What is Cognac?

France is a land of vineyards, and the southwestern region of Cognac is no different in that regard. But it is here, amongst the Charente River and chalky soils, that Cognac’s grapes are stripped down to their essence then built back up to the heights of aromatic richness through careful aging and masterful blending—a demonstration of heritage, expertise and the uniqueness of the region that has charmed imbibers for centuries. 

From tending the vineyards and harvest to distillation, aging and blending, Cognac is the place where wine and spirit meet, producing a beverage that is both elegant and delicate, round and intense—singular in its existence. 

 

 
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The Vineyard

The gently sloping vineyards of Cognac are planted in six crus, effectively creating a bull’s eye that is centered on the village of Cognac: Grande Champagne, Petite Champagne, Borderies, Fins Bois, Bons Bois and Bois Ordinaires. Fine Champagne refers to a blend composed of Grande and Petite Champagne eau-de-vie, with at least 50% Grande Champagne. The qualities of each of the terroirs give the Ugni Blanc grapes—and eventually the eaux-de-vie—distinct profiles.

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The Distillation

After the grapes have been made into a low alcohol, high acid white wine, double-distillation begins in special Charentais copper pot stills. Several steps can be taken to impact the overall flavor of the eau-de-vie: from full or partial lees removal to whether têtes (heads) and secondes (tails) are redistilled with either the wine or the brouillis (the first distillate).

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The Aging

Cognac is a spirit of aging, which always occurs in wood casks. Many houses and producers have their own cooperages, where barrels are assembled from the wood grain of the producer’s choosing and toasted to order. Special care is taken in making the barrels, as they function as a ‘crib’ for cognacs, protecting and nurturing the cognacs as they mature and gain more flavor and roundness.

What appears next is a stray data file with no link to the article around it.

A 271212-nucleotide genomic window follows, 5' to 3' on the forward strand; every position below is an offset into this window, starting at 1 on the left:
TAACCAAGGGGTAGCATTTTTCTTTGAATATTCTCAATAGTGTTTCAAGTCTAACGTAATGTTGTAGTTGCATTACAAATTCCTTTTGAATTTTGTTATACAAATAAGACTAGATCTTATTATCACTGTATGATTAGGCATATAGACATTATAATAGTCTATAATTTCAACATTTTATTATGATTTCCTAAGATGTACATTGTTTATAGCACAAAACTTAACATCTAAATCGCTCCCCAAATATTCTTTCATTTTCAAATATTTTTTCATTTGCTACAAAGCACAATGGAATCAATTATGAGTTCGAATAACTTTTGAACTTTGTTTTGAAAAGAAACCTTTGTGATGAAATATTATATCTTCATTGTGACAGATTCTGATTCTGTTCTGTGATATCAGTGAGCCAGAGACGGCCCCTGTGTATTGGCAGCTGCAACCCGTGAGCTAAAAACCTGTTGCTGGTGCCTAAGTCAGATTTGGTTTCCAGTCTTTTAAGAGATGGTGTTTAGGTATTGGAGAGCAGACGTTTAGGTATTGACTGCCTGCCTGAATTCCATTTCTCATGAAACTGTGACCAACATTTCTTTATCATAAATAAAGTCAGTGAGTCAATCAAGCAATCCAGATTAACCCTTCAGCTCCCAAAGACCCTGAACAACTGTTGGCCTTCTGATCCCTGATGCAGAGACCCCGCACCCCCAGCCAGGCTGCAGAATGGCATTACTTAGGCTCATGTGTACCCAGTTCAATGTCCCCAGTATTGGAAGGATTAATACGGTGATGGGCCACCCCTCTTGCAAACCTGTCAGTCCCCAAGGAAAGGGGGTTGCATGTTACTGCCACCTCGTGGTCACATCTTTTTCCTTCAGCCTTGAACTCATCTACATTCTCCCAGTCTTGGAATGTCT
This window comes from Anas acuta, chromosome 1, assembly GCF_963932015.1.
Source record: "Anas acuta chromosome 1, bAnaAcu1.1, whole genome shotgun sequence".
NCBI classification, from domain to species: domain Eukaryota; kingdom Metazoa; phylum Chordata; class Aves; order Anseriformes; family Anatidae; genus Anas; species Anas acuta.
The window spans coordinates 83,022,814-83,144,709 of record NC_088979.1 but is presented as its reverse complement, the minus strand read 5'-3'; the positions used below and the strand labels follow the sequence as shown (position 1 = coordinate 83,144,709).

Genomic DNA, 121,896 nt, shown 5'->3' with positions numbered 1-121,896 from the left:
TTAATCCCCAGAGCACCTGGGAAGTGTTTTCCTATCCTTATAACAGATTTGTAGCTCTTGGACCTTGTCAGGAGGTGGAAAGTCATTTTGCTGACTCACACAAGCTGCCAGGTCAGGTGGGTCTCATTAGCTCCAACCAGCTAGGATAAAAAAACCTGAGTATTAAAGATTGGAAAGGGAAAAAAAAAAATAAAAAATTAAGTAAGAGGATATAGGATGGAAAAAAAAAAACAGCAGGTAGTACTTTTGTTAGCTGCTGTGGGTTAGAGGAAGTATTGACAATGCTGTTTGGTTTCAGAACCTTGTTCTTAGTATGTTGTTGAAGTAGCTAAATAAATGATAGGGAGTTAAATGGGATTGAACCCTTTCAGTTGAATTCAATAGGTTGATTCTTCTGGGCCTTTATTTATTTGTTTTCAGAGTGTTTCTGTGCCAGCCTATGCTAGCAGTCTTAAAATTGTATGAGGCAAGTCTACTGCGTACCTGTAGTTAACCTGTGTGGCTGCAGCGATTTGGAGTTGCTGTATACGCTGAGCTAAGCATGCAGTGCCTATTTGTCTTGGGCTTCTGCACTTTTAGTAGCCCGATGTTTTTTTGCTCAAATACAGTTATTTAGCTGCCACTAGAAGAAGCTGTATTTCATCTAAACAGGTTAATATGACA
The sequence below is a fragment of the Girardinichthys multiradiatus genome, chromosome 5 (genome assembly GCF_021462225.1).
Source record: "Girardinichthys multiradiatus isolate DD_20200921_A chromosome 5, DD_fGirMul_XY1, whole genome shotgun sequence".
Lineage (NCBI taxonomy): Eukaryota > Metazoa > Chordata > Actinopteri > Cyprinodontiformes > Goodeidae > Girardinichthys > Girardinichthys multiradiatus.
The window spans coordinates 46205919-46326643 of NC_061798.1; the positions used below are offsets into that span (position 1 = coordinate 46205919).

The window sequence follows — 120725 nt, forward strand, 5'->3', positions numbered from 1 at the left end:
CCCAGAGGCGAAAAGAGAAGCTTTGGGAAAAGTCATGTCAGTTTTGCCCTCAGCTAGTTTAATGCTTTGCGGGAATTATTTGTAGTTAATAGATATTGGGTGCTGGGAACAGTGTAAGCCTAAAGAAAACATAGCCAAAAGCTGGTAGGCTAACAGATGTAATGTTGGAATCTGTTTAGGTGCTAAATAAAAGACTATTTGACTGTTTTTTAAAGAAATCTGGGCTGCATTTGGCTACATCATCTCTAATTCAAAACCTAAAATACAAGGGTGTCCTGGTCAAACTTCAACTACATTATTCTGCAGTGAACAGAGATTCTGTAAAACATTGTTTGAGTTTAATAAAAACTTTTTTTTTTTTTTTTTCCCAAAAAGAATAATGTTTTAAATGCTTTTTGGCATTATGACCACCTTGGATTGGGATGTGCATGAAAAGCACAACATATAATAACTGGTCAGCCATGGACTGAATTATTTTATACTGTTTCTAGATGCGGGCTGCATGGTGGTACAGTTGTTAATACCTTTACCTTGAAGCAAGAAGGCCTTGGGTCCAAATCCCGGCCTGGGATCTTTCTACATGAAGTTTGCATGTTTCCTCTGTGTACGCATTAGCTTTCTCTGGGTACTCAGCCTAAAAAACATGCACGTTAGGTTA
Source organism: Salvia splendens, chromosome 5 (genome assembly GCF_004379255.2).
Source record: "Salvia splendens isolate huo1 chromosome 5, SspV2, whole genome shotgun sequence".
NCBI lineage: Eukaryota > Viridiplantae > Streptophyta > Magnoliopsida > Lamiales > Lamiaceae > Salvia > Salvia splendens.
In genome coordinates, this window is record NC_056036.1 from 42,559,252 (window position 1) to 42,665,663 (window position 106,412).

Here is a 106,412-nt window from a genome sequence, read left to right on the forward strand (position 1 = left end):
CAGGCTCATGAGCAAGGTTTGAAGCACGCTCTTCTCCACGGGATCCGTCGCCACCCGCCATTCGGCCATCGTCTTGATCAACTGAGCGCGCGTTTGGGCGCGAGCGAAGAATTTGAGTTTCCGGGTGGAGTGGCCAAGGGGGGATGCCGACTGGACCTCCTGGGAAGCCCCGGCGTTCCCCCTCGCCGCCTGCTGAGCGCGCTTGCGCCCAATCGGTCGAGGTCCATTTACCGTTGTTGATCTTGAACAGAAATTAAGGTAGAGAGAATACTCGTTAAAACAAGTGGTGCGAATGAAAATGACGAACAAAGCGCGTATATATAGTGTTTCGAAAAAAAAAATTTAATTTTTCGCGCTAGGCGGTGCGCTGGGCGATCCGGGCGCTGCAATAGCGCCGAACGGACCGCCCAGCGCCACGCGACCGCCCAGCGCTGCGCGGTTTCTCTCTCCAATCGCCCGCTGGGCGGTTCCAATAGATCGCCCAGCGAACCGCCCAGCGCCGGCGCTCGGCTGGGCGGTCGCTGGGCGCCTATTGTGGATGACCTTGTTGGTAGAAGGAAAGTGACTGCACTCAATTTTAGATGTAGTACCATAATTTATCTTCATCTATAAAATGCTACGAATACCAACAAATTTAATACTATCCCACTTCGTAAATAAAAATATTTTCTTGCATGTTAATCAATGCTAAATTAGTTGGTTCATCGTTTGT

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The Blending

As much as it is a region of aging, Cognac is equally known for blending, which helps maintain consistency while highlighting the distinctiveness of the crus. While all cognacs are required to age for a minimum of two years, the vast majority of houses and producers let their eaux-de-vie mature for much longer. The following classifications have been created as a guideline: V.S., with the youngest spirit in the blend is 2 years old; V.S.O.P., with the youngest spirit in the blend is 4 years old; and X.O., where the youngest spirit in the blend is 10 years old.

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The Final Product

With aging and the many different decisions that can be taken up until bottling, Cognac is highly diverse, offering a stunning array of aroma and flavor profiles, as well as particular styles for each house or producer. From light and delicate to rich and bold, the aim of each cognac is the same: create an exceptional spirit that showcases the land and the base from which it is derived: the grapes.

 

About the Bureau National Interprofessionnel du Cognac:

Created in 1946, the mission statement of the BNIC is to develop Cognac, representing and defending mutual professional interests of both growers and merchants. The BNIC is responsible for organizing the production of Cognac and respond to market needs; informing about, protecting and promoting the Cognac appellation; facilitating access to markets; furthering relations between merchants and winegrowers; recording sales and exports; administering the aging control system; issuing authentication certificates for exports; and acting as the official body that and safeguards the Cognac appellation. It is made up of 100 staff members. In 1909, the Cognac area of production was delimited, and in 1936 it became an AOC. In 1989, the Cognac appellation was recognized as a Geographical Indication by the European Union.

 

Credits for photos 1-3 and 5-6: ©BNIC / Stéphane Charbeau

Credit for photo 4: ©BNIC / Stéphane Charbeau / E.Rémy Martin & Co. / Seguin Moreau